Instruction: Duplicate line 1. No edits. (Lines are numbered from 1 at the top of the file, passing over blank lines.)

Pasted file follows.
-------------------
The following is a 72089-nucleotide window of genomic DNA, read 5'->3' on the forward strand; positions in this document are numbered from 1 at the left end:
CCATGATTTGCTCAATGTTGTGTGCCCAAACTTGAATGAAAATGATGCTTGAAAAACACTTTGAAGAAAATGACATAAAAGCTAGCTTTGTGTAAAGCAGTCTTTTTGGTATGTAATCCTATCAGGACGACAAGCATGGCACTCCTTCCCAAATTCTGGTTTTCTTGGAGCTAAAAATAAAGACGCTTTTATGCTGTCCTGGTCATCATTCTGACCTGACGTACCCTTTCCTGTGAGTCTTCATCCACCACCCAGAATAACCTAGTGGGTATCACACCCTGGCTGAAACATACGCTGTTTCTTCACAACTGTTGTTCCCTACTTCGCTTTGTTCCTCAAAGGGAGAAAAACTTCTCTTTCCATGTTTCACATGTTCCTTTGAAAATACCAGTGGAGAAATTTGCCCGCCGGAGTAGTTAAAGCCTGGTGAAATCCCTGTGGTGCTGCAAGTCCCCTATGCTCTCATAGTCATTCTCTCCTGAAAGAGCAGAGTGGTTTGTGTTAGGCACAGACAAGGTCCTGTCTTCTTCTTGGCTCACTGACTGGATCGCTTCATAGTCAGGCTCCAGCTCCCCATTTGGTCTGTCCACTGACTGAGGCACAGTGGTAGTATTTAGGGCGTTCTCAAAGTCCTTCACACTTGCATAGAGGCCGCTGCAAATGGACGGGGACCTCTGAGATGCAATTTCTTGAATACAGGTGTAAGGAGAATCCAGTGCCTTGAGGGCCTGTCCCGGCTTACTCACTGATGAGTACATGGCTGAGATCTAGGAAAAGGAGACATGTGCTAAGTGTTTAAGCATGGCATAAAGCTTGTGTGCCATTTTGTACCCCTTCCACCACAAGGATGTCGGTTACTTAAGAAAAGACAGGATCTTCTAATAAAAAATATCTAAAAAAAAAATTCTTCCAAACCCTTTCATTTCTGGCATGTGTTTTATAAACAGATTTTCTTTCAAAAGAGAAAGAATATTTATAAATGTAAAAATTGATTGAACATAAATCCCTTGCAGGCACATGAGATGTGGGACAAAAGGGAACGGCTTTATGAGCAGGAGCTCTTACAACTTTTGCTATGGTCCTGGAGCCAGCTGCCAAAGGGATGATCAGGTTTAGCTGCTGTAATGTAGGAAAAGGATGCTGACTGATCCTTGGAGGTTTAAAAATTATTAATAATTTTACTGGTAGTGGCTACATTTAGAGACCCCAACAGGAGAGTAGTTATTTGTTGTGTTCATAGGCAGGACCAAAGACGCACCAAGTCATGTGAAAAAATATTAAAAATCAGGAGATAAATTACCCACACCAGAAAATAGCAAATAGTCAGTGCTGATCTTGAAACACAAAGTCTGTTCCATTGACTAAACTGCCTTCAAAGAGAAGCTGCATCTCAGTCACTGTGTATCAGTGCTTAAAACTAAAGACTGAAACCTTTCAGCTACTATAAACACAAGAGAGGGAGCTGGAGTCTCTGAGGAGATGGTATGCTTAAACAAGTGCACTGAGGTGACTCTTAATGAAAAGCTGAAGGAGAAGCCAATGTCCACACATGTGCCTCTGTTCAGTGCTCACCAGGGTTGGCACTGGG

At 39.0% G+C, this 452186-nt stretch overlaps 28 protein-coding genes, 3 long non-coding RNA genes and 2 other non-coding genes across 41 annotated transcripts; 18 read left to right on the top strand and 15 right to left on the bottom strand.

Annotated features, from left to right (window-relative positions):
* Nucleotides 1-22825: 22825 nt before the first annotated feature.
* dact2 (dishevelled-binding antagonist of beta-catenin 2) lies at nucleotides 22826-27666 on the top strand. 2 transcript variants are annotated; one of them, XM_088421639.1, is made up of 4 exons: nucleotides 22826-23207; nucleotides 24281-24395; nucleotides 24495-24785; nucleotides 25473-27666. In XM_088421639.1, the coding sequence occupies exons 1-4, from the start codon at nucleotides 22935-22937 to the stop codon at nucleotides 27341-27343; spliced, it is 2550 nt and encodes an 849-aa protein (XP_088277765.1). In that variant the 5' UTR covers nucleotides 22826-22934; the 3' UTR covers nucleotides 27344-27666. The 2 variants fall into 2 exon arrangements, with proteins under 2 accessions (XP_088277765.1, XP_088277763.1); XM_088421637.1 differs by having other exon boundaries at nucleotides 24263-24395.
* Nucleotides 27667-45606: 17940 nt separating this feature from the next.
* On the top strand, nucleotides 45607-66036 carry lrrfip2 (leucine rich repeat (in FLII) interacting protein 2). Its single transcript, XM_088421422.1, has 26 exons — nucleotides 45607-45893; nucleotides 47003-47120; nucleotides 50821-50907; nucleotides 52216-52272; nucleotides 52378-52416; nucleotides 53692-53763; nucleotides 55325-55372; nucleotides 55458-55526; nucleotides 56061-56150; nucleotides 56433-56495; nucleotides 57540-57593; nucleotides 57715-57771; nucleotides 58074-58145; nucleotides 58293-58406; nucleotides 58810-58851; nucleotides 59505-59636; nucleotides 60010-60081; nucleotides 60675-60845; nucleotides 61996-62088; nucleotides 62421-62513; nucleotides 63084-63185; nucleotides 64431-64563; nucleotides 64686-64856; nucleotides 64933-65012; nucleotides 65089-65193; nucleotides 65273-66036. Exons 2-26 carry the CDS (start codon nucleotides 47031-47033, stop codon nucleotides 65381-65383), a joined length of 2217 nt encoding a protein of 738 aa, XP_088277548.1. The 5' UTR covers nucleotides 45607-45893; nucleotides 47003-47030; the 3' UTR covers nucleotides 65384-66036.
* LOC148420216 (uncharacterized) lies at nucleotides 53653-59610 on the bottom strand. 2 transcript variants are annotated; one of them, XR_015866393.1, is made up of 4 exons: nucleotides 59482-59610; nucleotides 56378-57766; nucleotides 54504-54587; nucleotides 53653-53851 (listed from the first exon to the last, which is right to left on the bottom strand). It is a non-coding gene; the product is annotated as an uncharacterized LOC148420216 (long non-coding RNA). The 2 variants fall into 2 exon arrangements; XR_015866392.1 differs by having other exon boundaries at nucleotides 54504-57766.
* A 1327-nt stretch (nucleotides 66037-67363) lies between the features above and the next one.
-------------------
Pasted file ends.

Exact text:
The following is a 72089-nucleotide window of genomic DNA, read 5'->3' on the forward strand; positions in this document are numbered from 1 at the left end: